You know those fairytales? The ones where you live, fall in love, grow old and live happily ever after. While growing up, I used to think death was for those who lived during the B.C. and A.D. era—I never knew anyone could die—even a day old baby. Maybe when I was 7, I had said by 27, I would be living my dream-life, but it turned out 27 might be my death year. I’m not a pessimist, don’t be so quick to judge—but maybe if you walked in my shoes, you would understand my journey.

Dr Fili just called—a call I’ve been praying against—but no one runs away from reality. I went from hot to sickly cold in a split second. Who would not? I’m not insane but that call is a notification that I have to start a new session of therapy for my terminal illness. For 3 years now, I’ve been battling with…
Why would anyone call at this ungodly hour? I forgot God created Kara.

“Hey girlfriend, I’m at your front door!”
“My fro… front door!? Why…” Kara is the last person I really want to see after my doctor’s call.
“Would you come open the door before someone kidnaps me!” she yelled.
I let out a few ragged breaths, slipped into my night robe, then out to open the door for an uninvited guest.
“I’ll kill this girl,” I muttered.
She threw her arms in the air. “Ta-da!”
“Kara, you ain’t a baby,” I said, closing the door behind me. My eyes travelled down Kara’s radiant face, to her outfit, and the one that made me freak out—HER LUGGAGE!
“So is that how you welcome your guests?” she asked in a sarcastic tone, making her way to my mini parlour. “Hey Keke, it’s Kara, I’m not a ghost—you look like you just saw a beautiful ghost.”
“A ghost would have been better,” I said, rolling my eyes. “And what’s up with the August visit at 10:30 pm coupled with a bag that literally means –‘I’ve come to live here… for forever and a day’ ”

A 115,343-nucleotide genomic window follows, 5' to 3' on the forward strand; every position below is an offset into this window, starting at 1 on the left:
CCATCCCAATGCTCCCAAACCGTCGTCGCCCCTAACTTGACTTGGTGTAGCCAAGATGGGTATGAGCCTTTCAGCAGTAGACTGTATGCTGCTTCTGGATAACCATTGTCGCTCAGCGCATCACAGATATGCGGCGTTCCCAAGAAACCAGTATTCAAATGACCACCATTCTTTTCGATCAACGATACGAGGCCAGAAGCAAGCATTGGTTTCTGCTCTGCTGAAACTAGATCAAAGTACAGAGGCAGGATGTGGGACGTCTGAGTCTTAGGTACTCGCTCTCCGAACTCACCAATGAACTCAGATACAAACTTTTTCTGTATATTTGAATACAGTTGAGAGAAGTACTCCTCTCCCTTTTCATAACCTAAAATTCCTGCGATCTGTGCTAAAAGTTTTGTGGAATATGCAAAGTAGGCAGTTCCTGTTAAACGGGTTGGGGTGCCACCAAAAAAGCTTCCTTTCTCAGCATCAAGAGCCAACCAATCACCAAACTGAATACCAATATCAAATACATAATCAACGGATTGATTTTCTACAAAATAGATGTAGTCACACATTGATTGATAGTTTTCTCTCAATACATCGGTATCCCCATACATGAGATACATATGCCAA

She crashed into a chair. “Well, I got sick of the air at my place. Am I not welcome in my friend’s home?”
Of course, Kara can always come here—but not now… not now. My therapy starts in a few days.
“Oh yes, you are,” I said in a drawl and not too sincere voice.
She shrugged. “By the way, you look like life is squeezing itself out of you. Are you fine?”
I wish I could say otherwise. But is my illness that obvious? I’ve been concealing my illness for 3 years…yes, 3 years, and I’m not ready to let anyone into my secret hole.
I forced a faint smile. “Oh yes, I’m fine… very fine!”
“You’d better be!”
I’m trying to! I wish I had said that too.
“Your room?”
Oh no! I can’t let Kara in my room. My diary…my drugs… my hope paintings…the pieces of my broken life are in that room. I can’t give her a clue that her best friend is dying.
“No way! Sleep in the guest room.” I said firmly.
 I guess she was too tired to argue. She sluggishly stood up from the chair and wheeled her bag to the guest room.

A tear escaped from my eye. I really want to tell you—them; my mum, Kara and Maruwa—but I don’t want them to get hurt. I’ve been suffering in silence since the day my test result came out 3 years ago. Dr Fili was so sweet but firm. I watched as his words fell like the wall of Jericho—I had died a million time before he finally said—‘Keke, you are suffering from-’